David Richards is right to point to the proliferation of teaching fellowships as a blight on junior academics and academia alike ("Teaching fellowships do not benefit anyone", Letters, 30 June): however, his suggestion that all recent postgraduates should ignore such posts is unviable. The truth is that there will always be those willing to work for the lowest common denominator and our sector is no exception.
In addition, upon completion of their theses, the vast majority of PhD students are penniless and in desperate need of employment. After years of scrimping and saving, teaching fellowships are usually perceived as manna from heaven (or at least better than Richards' alternative - conducting research at home for free to secure long-term employment). The fundamental corrective to the teaching-fellowship trend can be made only by established academics who are in positions to influence such "investment bank" employment practices.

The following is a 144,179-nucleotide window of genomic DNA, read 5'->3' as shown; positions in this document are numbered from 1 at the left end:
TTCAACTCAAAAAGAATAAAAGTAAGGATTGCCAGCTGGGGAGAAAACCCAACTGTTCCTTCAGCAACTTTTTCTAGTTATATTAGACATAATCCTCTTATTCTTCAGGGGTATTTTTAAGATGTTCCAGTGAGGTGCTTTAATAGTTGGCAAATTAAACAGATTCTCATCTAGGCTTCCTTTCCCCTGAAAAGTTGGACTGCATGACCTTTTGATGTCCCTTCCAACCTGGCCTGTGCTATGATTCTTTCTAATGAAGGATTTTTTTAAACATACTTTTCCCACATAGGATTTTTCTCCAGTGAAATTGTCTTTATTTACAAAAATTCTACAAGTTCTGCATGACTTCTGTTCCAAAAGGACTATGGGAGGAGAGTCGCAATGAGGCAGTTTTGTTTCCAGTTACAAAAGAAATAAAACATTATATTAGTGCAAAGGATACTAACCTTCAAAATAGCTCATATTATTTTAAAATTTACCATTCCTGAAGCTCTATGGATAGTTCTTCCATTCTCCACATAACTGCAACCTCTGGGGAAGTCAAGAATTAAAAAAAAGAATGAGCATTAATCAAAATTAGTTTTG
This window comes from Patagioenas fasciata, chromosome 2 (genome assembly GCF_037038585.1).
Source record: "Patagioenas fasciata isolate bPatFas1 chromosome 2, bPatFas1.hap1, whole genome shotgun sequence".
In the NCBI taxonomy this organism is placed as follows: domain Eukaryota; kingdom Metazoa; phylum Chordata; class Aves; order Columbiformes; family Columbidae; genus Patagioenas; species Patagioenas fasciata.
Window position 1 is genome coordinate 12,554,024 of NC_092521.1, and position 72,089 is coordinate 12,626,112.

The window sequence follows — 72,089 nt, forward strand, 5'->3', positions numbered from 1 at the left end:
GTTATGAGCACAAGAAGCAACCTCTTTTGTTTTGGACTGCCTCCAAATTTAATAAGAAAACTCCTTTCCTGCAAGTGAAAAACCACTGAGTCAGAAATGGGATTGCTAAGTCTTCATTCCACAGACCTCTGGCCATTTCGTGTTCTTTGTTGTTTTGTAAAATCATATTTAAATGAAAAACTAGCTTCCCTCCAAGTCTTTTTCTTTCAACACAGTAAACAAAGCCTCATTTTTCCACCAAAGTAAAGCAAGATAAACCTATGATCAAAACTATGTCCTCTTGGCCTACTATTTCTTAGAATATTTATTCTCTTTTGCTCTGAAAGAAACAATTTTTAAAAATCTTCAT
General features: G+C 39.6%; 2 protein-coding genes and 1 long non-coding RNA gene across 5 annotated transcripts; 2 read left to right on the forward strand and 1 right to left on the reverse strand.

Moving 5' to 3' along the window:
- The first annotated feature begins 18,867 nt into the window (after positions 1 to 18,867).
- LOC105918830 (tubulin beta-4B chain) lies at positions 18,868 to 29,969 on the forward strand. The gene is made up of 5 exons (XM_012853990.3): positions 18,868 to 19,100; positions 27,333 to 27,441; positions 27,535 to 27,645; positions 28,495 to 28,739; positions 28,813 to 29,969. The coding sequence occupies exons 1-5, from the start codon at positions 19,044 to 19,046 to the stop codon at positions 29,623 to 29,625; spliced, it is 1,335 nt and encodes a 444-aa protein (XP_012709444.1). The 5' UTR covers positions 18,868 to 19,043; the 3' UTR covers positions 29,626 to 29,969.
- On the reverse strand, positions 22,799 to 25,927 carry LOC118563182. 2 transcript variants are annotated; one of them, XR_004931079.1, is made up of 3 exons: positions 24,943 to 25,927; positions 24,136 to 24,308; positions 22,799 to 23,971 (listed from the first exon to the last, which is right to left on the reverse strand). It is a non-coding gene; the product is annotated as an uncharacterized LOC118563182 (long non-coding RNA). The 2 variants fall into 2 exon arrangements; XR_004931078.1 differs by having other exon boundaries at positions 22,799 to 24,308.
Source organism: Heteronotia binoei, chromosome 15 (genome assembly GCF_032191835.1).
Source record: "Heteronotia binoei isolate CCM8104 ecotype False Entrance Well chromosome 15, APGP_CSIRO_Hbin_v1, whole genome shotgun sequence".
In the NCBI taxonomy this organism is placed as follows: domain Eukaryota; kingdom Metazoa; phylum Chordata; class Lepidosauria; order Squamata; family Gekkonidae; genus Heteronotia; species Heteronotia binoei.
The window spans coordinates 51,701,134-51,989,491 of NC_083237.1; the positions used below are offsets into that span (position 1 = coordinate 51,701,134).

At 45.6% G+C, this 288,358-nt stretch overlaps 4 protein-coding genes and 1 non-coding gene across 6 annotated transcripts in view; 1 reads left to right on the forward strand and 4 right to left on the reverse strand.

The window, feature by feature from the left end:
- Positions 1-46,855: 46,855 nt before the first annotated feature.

Paul Copeland, University of Manchester